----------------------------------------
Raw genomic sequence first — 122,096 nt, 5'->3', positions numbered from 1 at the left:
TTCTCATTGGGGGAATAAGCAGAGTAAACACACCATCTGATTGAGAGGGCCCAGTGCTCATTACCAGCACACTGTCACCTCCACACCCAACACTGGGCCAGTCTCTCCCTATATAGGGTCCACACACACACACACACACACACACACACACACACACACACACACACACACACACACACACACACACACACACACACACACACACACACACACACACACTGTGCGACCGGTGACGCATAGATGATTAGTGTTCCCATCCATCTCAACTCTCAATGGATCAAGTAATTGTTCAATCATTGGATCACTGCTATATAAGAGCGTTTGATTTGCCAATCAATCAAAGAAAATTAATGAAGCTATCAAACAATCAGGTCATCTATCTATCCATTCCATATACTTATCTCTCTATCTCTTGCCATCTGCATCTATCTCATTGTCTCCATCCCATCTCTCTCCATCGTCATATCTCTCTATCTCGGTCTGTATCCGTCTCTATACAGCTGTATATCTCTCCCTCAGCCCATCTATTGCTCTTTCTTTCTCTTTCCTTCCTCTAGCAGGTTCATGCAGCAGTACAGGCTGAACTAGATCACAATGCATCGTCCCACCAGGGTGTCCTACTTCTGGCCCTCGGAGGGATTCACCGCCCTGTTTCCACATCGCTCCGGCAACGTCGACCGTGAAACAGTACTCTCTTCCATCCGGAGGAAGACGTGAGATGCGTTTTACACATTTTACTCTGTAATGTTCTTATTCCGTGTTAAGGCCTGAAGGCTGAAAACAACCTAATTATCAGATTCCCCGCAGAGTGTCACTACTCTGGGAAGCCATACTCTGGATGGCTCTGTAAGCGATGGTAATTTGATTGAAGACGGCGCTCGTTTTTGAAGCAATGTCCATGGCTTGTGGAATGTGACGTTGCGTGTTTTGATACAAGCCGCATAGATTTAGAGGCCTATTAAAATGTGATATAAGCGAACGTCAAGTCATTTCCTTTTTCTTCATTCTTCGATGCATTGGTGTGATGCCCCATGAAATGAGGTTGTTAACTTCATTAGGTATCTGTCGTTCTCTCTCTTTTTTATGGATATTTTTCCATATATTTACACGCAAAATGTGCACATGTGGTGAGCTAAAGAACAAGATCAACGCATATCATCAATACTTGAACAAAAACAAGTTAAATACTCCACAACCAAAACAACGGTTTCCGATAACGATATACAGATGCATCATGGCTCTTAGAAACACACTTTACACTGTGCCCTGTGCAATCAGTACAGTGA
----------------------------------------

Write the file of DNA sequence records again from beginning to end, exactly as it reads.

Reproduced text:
Raw genomic sequence first — 122,096 nt, 5'->3', positions numbered from 1 at the left:
TTCTCATTGGGGGAATAAGCAGAGTAAACACACCATCTGATTGAGAGGGCCCAGTGCTCATTACCAGCACACTGTCACCTCCACACCCAACACTGGGCCAGTCTCTCCCTATATAGGGTCCACACACACACACACACACACACACACACACACACACACACACACACACACACACACACACACACACACACACACACACACACACACACACACACACACTGTGCGACCGGTGACGCATAGATGATTAGTGTTCCCATCCATCTCAACTCTCAATGGATCAAGTAATTGTTCAATCATTGGATCACTGCTATATAAGAGCGTTTGATTTGCCAATCAATCAAAGAAAATTAATGAAGCTATCAAACAATCAGGTCATCTATCTATCCATTCCATATACTTATCTCTCTATCTCTTGCCATCTGCATCTATCTCATTGTCTCCATCCCATCTCTCTCCATCGTCATATCTCTCTATCTCGGTCTGTATCCGTCTCTATACAGCTGTATATCTCTCCCTCAGCCCATCTATTGCTCTTTCTTTCTCTTTCCTTCCTCTAGCAGGTTCATGCAGCAGTACAGGCTGAACTAGATCACAATGCATCGTCCCACCAGGGTGTCCTACTTCTGGCCCTCGGAGGGATTCACCGCCCTGTTTCCACATCGCTCCGGCAACGTCGACCGTGAAACAGTACTCTCTTCCATCCGGAGGAAGACGTGAGATGCGTTTTACACATTTTACTCTGTAATGTTCTTATTCCGTGTTAAGGCCTGAAGGCTGAAAACAACCTAATTATCAGATTCCCCGCAGAGTGTCACTACTCTGGGAAGCCATACTCTGGATGGCTCTGTAAGCGATGGTAATTTGATTGAAGACGGCGCTCGTTTTTGAAGCAATGTCCATGGCTTGTGGAATGTGACGTTGCGTGTTTTGATACAAGCCGCATAGATTTAGAGGCCTATTAAAATGTGATATAAGCGAACGTCAAGTCATTTCCTTTTTCTTCATTCTTCGATGCATTGGTGTGATGCCCCATGAAATGAGGTTGTTAACTTCATTAGGTATCTGTCGTTCTCTCTCTTTTTTATGGATATTTTTCCATATATTTACACGCAAAATGTGCACATGTGGTGAGCTAAAGAACAAGATCAACGCATATCATCAATACTTGAACAAAAACAAGTTAAATACTCCACAACCAAAACAACGGTTTCCGATAACGATATACAGATGCATCATGGCTCTTAGAAACACACTTTACACTGTGCCCTGTGCAATCAGTACAGTGA